UF nutritionist: Better to vow to eat healthy for new year

January 03, 2000

Part Of Healthy Diet Could Include Soy, For Which FDA Recently Approved Health Claim

GAINESVILLE -- Instead of vowing to lose weight in the next millennium, a University of Florida nutrition specialist says a better resolution to make at midnight Friday is to promise to treat yourself to a healthier diet.

Linda Bobroff, an associate professor of food and nutrition with UF's Institute of Food and Agricultural Sciences, said most people will fail to keep a resolution to lose weight because they set unrealistic goals, want to lose weight fast and don't make permanent changes in their lifestyle.

"I would hope that people would resolve to live a healthy lifestyle, exercise more if they are not exercising and eat a healthy diet. Those are good resolutions," Bobroff said. "The losing weight resolution is often a source of great frustration for people, so I would go for the healthy lifestyle. This is something people can control."

Bobroff said anyone planning to make lifestyle changes should go slowly and not try to do too much too quickly right after the holidays. Someone who has been sedentary should not expect to be able to go out and run a marathon and similarly, she said diet changes should be made slowly.

"People should think about starting off slowly, incorporating new foods and maybe cutting down on some of the foods that are not so positive," Bobroff said.

Bobroff said a new food people should consider incorporating into their diets is soy, a good source of protein that is rich in vitamins and minerals. And she said that when combined with a low fat, low cholesterol diet, soy has been found to help reduce the risk of coronary heart disease -- the leading killer of both men and women in the United States.

The evidence supporting soy's protective role is so strong that the Food and Drug Administration recently ruled manufacturers of foods containing soy protein can include a health claim on package labeling.

"The health claim is very specific, as are all the health claims that are approved by the FDA," Bobroff said. "It ties the intake of soy protein in conjunction with a low fat, low cholesterol diet in relationship to heart disease."

Bobroff said to place the health claim on its label, a product must provide a minimum of 6.25 grams of soy per serving, which is about one-quarter of the 25 grams per day that appears to be effective in combating heart disease.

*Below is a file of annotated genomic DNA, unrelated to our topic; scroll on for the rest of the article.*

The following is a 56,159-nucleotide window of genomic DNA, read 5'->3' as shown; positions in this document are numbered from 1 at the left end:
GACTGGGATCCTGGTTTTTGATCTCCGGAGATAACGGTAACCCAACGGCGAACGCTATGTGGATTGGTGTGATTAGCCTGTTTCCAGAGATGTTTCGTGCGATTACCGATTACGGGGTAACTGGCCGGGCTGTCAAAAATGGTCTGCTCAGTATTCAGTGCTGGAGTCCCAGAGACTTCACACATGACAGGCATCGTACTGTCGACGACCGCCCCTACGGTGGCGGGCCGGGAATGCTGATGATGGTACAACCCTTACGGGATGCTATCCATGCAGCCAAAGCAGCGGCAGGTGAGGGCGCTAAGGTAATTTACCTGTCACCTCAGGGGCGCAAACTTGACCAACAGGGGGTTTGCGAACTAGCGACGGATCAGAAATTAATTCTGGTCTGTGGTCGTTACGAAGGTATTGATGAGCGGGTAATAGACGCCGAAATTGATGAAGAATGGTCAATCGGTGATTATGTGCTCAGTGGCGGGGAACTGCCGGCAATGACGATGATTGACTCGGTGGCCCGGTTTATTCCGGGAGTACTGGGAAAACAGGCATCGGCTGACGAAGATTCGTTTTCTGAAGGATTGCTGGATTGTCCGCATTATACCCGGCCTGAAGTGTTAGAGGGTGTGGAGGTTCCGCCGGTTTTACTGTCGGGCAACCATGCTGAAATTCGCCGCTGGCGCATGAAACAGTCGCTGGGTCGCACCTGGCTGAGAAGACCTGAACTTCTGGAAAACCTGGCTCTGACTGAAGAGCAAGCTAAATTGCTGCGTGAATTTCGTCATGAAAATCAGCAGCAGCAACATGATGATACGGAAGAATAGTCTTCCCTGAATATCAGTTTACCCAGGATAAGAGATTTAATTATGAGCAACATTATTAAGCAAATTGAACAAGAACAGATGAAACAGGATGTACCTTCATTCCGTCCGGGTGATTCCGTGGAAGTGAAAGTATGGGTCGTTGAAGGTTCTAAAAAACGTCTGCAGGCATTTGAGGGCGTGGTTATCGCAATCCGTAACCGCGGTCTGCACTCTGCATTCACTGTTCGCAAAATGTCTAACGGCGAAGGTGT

"The research shows that 25 grams of soy protein in the diet, along with having a low-fat, low-cholesterol diet, is protective against heart disease," Bobroff said. "Soy would be just one part of an overall healthy diet. We can't forget about the other foods we need -- vegetables, fruits, dairy and meat."

Amendments to the Food, Drug and Cosmetic Act in 1990 gave the FDA the authority to regulate the use of health claims on food labels. Since then, the FDA has approved eight "substance-disease" relationship claims, and Bobroff said the public relies on the FDA's approval of these health claims.

"More and more people understand that if the health claim is on the label, it's believable, it's been approved by a government agency, it's been reviewed by scientists and it means there is enough evidence in the scientific literature to support the claim," Bobroff said.

Bobroff said soy contains phytochemicals called isoflavones that appear to be protective against certain diseases. Some of the isoflavones work to decrease levels of cholesterol, especially low density lipoprotein (LDL) cholesterol, the type of cholesterol that can damage blood vessels.

Bobroff said other phytochemicals found in soy are similar to natural estrogens. She said this is what allows soy to be beneficial to women as they approach menopause.

"Many women who eat lots of soy products don't need to take estrogen as they use the natural estrogen," Bobroff said. "They don't get the kind of hot flashes associated with menopause and soy also is protective against bone loss, as is estrogen."

But Bobroff said soy products aren't just important for women. "The phytoestrogens are important for men, because men who eat diets that are high in phytoestrogens have a lower risk of prostate cancer, which also is a hormone-related cancer. So it's not just for women and breast cancer, it's for men and prostate cancer as well," she said.

But Bobroff cautioned that although there is some scientific evidence supporting these additional benefits of soy, they were not included in the FDA approved health claim.
-end-


University of Florida

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